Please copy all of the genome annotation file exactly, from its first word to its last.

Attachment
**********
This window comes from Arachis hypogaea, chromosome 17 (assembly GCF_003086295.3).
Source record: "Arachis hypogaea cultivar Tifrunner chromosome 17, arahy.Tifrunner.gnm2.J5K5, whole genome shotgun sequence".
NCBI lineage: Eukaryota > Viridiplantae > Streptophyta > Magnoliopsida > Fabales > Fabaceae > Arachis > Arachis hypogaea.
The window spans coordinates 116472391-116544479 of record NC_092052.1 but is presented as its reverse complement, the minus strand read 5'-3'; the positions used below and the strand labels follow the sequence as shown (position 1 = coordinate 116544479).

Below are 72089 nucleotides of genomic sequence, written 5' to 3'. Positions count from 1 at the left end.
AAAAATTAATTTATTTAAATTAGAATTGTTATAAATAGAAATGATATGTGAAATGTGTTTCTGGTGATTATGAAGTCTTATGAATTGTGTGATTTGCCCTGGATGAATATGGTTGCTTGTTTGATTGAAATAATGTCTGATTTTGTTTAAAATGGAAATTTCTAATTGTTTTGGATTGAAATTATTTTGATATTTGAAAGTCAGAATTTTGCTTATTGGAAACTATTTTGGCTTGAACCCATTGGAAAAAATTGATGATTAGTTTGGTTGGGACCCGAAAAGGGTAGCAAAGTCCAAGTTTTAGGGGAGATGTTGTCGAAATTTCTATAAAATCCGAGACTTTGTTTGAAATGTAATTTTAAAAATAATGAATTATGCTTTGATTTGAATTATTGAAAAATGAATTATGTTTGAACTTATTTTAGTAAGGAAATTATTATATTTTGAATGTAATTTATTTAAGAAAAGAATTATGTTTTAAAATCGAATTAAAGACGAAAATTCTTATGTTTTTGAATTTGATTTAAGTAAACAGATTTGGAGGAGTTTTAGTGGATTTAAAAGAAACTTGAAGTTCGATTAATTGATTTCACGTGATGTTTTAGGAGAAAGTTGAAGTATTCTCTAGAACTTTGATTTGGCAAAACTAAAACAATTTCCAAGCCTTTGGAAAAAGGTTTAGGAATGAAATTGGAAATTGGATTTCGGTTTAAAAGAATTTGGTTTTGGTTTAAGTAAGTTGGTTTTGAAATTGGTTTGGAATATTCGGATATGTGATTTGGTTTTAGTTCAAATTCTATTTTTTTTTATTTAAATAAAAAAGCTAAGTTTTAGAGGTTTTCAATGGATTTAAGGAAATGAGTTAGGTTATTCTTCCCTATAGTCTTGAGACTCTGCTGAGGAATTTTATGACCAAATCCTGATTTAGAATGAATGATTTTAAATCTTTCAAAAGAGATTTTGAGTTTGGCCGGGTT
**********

This window comes from Arachis hypogaea, chromosome 17 (assembly GCF_003086295.3).
Source record: "Arachis hypogaea cultivar Tifrunner chromosome 17, arahy.Tifrunner.gnm2.J5K5, whole genome shotgun sequence".
NCBI lineage: Eukaryota > Viridiplantae > Streptophyta > Magnoliopsida > Fabales > Fabaceae > Arachis > Arachis hypogaea.
The window spans coordinates 116472391-116544479 of record NC_092052.1 but is presented as its reverse complement, the minus strand read 5'-3'; the positions used below and the strand labels follow the sequence as shown (position 1 = coordinate 116544479).

Below are 72089 nucleotides of genomic sequence, written 5' to 3'. Positions count from 1 at the left end.
AAAAATTAATTTATTTAAATTAGAATTGTTATAAATAGAAATGATATGTGAAATGTGTTTCTGGTGATTATGAAGTCTTATGAATTGTGTGATTTGCCCTGGATGAATATGGTTGCTTGTTTGATTGAAATAATGTCTGATTTTGTTTAAAATGGAAATTTCTAATTGTTTTGGATTGAAATTATTTTGATATTTGAAAGTCAGAATTTTGCTTATTGGAAACTATTTTGGCTTGAACCCATTGGAAAAAATTGATGATTAGTTTGGTTGGGACCCGAAAAGGGTAGCAAAGTCCAAGTTTTAGGGGAGATGTTGTCGAAATTTCTATAAAATCCGAGACTTTGTTTGAAATGTAATTTTAAAAATAATGAATTATGCTTTGATTTGAATTATTGAAAAATGAATTATGTTTGAACTTATTTTAGTAAGGAAATTATTATATTTTGAATGTAATTTATTTAAGAAAAGAATTATGTTTTAAAATCGAATTAAAGACGAAAATTCTTATGTTTTTGAATTTGATTTAAGTAAACAGATTTGGAGGAGTTTTAGTGGATTTAAAAGAAACTTGAAGTTCGATTAATTGATTTCACGTGATGTTTTAGGAGAAAGTTGAAGTATTCTCTAGAACTTTGATTTGGCAAAACTAAAACAATTTCCAAGCCTTTGGAAAAAGGTTTAGGAATGAAATTGGAAATTGGATTTCGGTTTAAAAGAATTTGGTTTTGGTTTAAGTAAGTTGGTTTTGAAATTGGTTTGGAATATTCGGATATGTGATTTGGTTTTAGTTCAAATTCTATTTTTTTTTATTTAAATAAAAAAGCTAAGTTTTAGAGGTTTTCAATGGATTTAAGGAAATGAGTTAGGTTATTCTTCCCTATAGTCTTGAGACTCTGCTGAGGAATTTTATGACCAAATCCTGATTTAGAATGAATGATTTTAAATCTTTCAAAAGAGATTTTGAGTTTGGCCGGGTT